The design of mdev (mini-udev for busybox).
rob at landley.net
Mon Dec 5 21:21:23 UTC 2005
On Monday 05 December 2005 14:27, Paul Fox wrote:
> > I'd definitely recommend reading all of both threads.
> thanks. no emotions there, eh? :-)
Al Viro was involved. Nuff said. :)
> > Did you read my initramfs documentation?
> > http://sosdg.org/~coywolf/lxr/source/Documentation/filesystems/ramfs-roo
> i hadn't seen that -- thanks for the pointer.
Since you're something like the fifth person to bring this up since I wrote
that, I just added a section to it:
> > You don't need to be root for the kernel to build a cpio archive for you
> > during the kernel build.
> yes, i knew that. i was comparing the need for root access against
> the previous initrd mechanism, where one usually had to create a real
> filesystem on a loopback mount in order to create the initrd image.
> (yes, yes, i know: qemu is cool, and solves this problem. :-)
I use User Mode Linux myself, both because qemu is an external package
dependency and because with UML you don't need to make a root filesystem.
Just build in hostfs and then borrow the parent's filesystem:
The command line:
./linux rootfstype=hostfs rw init=/bin/sh
> > In fact you don't even need cpio installed on the
> > system.
> this i didn't know.
> > So your external patch's entire reason for existing is because you want
> > to use a different format for the kernel's internal data storage. (Out
> > of curiosity, is there a patch for using "zip"?)
> no -- just tar, optionally gzipped or bzipp2ed.
gzip is built into the kernel. I offered my bunzip2 patch to the linux kernel
guys but unfortunately I'd have to modify the make file to make it work, and
you know how I am with makefiles...
Besides, the current winner is lzma. (Which we _really_ should add to busybox
> for one, inittar works with 2.4 kernels -- initramfs is 2.6-only?
> second, the root filesystem created is in a tmpfs, which as you
> know is a somewhat different beast than a ramfs.
I'm under the vague impression that rootfs can be tmpfs, but perhaps that's
still an external patch. (A patch for this was submitted back in August. I
don't remember if it was merged or not, I haven't looked...)
> once our
> embedded system is booted with the tmpfs-mounted root that came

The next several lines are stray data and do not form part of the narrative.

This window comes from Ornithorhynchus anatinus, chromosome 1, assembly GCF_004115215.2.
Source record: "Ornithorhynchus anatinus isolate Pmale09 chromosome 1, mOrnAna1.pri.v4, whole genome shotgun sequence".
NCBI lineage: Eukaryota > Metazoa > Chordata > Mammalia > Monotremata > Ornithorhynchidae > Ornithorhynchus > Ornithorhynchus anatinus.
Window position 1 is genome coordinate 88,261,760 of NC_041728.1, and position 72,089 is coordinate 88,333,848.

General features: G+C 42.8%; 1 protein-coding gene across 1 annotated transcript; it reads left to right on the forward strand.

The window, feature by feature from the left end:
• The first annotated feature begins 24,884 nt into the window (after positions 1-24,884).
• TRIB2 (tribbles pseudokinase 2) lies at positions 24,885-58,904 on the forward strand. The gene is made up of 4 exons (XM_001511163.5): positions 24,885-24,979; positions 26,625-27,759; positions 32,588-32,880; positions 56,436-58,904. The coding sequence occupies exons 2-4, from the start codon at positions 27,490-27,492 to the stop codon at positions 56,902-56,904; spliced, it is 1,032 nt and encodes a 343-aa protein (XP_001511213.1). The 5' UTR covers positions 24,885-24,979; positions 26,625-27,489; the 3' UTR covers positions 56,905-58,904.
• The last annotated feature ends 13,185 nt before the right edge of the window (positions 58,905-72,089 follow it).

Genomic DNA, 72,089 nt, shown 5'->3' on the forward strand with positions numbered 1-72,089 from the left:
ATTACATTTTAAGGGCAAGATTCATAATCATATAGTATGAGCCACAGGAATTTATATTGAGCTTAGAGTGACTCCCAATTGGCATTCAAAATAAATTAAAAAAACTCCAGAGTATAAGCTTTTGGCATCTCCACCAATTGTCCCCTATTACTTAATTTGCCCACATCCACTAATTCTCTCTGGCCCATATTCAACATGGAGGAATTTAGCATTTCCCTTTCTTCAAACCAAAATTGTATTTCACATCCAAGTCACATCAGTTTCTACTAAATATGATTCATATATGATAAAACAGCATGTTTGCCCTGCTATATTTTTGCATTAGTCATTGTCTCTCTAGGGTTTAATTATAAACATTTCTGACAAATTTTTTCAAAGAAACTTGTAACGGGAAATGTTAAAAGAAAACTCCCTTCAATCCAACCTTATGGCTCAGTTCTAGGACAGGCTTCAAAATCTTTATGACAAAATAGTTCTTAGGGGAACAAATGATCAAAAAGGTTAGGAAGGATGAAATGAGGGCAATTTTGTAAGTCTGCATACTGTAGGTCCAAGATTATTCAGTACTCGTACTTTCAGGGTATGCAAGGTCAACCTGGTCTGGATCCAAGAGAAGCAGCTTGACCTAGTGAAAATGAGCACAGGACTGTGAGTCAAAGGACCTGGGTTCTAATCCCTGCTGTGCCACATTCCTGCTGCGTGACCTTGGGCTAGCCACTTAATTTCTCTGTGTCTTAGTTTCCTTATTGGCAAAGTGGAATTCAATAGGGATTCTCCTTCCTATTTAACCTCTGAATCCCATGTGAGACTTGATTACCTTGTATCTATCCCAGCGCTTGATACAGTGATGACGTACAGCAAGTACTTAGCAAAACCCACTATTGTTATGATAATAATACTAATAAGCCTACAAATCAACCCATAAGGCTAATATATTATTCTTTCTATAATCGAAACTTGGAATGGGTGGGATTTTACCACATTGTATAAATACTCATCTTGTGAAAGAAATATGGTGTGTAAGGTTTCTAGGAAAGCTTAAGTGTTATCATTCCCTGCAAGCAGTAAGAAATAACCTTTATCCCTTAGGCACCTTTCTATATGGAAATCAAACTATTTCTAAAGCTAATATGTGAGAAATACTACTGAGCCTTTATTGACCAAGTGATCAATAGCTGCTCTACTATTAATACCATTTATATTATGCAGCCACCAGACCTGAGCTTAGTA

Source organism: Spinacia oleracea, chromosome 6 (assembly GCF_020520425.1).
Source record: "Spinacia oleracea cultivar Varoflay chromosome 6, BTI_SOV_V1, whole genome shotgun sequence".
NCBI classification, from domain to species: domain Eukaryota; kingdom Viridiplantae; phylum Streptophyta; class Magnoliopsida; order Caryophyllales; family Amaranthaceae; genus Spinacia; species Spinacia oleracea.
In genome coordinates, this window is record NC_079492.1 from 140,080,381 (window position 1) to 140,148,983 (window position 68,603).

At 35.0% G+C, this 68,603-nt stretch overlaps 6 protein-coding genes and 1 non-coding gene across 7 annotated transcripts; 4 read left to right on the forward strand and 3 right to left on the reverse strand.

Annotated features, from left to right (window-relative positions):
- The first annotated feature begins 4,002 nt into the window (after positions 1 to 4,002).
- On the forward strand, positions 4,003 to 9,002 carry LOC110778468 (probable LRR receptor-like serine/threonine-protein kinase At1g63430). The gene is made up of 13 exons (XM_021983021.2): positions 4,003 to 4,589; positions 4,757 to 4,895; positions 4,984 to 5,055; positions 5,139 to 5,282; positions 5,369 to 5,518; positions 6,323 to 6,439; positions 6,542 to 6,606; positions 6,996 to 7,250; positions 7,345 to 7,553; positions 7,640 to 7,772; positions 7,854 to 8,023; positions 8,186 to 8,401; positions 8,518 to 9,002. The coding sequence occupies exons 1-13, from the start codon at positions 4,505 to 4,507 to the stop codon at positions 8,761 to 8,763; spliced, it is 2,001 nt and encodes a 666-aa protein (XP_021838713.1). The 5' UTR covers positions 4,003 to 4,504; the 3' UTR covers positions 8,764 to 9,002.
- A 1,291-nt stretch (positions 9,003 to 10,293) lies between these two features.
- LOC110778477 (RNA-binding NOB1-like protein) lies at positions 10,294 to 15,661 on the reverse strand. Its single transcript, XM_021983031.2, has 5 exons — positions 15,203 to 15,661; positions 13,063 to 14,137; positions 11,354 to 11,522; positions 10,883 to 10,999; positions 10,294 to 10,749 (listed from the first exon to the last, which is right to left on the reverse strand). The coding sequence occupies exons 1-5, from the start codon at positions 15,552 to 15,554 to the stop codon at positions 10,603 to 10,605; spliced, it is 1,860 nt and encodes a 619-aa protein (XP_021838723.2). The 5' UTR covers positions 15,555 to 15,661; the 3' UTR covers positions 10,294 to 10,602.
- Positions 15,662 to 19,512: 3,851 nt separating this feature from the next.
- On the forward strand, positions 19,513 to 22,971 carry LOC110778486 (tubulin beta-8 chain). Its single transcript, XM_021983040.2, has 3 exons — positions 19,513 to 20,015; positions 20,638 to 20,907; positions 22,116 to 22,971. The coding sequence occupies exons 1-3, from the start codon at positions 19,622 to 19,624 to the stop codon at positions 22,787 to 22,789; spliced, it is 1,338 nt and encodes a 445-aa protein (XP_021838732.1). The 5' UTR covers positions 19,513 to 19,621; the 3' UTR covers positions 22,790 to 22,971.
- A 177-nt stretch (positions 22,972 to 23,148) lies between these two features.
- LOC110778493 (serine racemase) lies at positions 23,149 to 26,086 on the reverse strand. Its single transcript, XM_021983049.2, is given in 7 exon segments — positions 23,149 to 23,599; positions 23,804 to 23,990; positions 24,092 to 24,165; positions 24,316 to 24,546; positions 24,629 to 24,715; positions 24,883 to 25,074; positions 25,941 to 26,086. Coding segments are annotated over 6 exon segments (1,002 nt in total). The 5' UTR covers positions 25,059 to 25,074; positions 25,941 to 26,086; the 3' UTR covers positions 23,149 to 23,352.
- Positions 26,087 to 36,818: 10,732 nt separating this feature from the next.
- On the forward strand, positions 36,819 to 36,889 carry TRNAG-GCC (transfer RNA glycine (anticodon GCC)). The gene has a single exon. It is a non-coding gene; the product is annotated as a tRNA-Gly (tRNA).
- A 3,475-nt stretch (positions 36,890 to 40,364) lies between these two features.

> from the tarball, that's it. no remounting, no pivot-rooting, no
> extra /tmp filesystem to mount. i like simple.
Yup, lots of people do that with the cpio initramfs.
> third, the tar archive isn't built-in to the kernel -- it's glued
> on, like an initrd.
I consider that a downside, but I'd like to point out that you still have the
option to do that with initramfs. If you build in initrd support but feed it
an initramfs image, it'll autodetect the type. (I remember this from reading
the code, I' haven't actually tried it...)
> i've already glued them together, i can even unglue them, add to
> the tarball (since tarballs are essentially cat'table) and reglue
> it, allowing different combinations of root files pretty simply.
Working out how to do this for initramfs has been on my todo list for a while.
Unfortunately, it involves tracing through the kernel's makefiles to see
where the TMPPIGGY part is. (See "me and makefiles", above. It's not that I
can't do it, it just doesn't bubble to the top of my todo list unless it's
blocking something else I want/need to do...)
> very easy to deal with from a packaging and scripting
> perspective. if initramfs is always populated as part of a
> kernel build, it makes it hard to swap roots, doesn't it?
Not really. What I did is build the kernel, then swap out the initramfs.txt
target and rebuild. It doesn't have to recompile everything, just regenerate
the cpio archive and re-link. Thus for my firmware system, I can make the
installer executable and the firmware executable from the same User Mode
> requiring the members of the elements of the initial filesystem
> to all live under the kernel source directory (is that necessary
> if you want to use gen_init_cpio?) seems a bit restrictive.
It doesn't, that's just where I put it. You can point CONFIG_INITRAMFS_SOURCE
to anything. Feed it an absolute path, etc.
By the way, if you build out of tree (O=../blah) then the default directory
it'll look for this stuff in will be the _build_ directory, not the source
directory. (You can fix that with a symlink if it's not what you want.)
> all this is why it feels like the two mechanisms are solving
> somewhat different problems. but remember, i'm mostly comparing
> to initrd-based systems, which is what we (like most others) were
> doing before we found the inittar patches -- initramfs may be
> useable in some of these ways as well. i'm just ignorant of it.
Initramfs is very different from initrd, and it sounds like the only thing it
doesn't already do that you want is the TMPFS mount for rootfs. (And I was
pretty sure that had already been merged, I'm just not finding the config
option for it right now...)
Possibly if you select CONFIG_TMPFS then rootfs will automatically be tmpfs,
and thus there's no separate config option. That sounds familiar. (Doesn't
mean it's _right_...)
> anyway, thanks for the education on initramfs.
Glad I could help. :)
Steve Ballmer: Innovation! Inigo Montoya: You keep using that word.
I do not think it means what you think it means.
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